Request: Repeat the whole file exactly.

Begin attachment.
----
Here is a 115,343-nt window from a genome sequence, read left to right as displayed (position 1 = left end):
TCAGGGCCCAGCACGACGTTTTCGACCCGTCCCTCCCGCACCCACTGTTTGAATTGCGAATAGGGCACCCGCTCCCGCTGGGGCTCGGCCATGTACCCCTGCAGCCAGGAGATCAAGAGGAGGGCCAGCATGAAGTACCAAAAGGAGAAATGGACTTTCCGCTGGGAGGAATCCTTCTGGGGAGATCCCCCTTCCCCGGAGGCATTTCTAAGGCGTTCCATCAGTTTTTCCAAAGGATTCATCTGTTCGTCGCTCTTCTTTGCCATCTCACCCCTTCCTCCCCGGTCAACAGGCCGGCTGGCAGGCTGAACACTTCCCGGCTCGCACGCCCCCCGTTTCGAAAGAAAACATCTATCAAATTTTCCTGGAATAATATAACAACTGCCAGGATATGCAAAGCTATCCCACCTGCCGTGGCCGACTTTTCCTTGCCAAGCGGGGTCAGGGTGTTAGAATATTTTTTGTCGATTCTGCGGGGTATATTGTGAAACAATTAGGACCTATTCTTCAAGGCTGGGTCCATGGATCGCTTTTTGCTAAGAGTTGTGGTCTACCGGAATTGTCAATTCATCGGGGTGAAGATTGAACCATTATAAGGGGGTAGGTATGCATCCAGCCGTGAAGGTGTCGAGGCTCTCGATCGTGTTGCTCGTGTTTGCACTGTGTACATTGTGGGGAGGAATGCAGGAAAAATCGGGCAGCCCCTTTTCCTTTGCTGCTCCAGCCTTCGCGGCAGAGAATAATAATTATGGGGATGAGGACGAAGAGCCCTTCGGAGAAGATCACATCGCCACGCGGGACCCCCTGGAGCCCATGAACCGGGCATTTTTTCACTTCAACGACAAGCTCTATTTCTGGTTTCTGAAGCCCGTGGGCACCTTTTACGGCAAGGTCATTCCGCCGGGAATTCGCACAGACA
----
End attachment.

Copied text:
Here is a 115,343-nt window from a genome sequence, read left to right as displayed (position 1 = left end):
TCAGGGCCCAGCACGACGTTTTCGACCCGTCCCTCCCGCACCCACTGTTTGAATTGCGAATAGGGCACCCGCTCCCGCTGGGGCTCGGCCATGTACCCCTGCAGCCAGGAGATCAAGAGGAGGGCCAGCATGAAGTACCAAAAGGAGAAATGGACTTTCCGCTGGGAGGAATCCTTCTGGGGAGATCCCCCTTCCCCGGAGGCATTTCTAAGGCGTTCCATCAGTTTTTCCAAAGGATTCATCTGTTCGTCGCTCTTCTTTGCCATCTCACCCCTTCCTCCCCGGTCAACAGGCCGGCTGGCAGGCTGAACACTTCCCGGCTCGCACGCCCCCCGTTTCGAAAGAAAACATCTATCAAATTTTCCTGGAATAATATAACAACTGCCAGGATATGCAAAGCTATCCCACCTGCCGTGGCCGACTTTTCCTTGCCAAGCGGGGTCAGGGTGTTAGAATATTTTTTGTCGATTCTGCGGGGTATATTGTGAAACAATTAGGACCTATTCTTCAAGGCTGGGTCCATGGATCGCTTTTTGCTAAGAGTTGTGGTCTACCGGAATTGTCAATTCATCGGGGTGAAGATTGAACCATTATAAGGGGGTAGGTATGCATCCAGCCGTGAAGGTGTCGAGGCTCTCGATCGTGTTGCTCGTGTTTGCACTGTGTACATTGTGGGGAGGAATGCAGGAAAAATCGGGCAGCCCCTTTTCCTTTGCTGCTCCAGCCTTCGCGGCAGAGAATAATAATTATGGGGATGAGGACGAAGAGCCCTTCGGAGAAGATCACATCGCCACGCGGGACCCCCTGGAGCCCATGAACCGGGCATTTTTTCACTTCAACGACAAGCTCTATTTCTGGTTTCTGAAGCCCGTGGGCACCTTTTACGGCAAGGTCATTCCGCCGGGAATTCGCACAGACA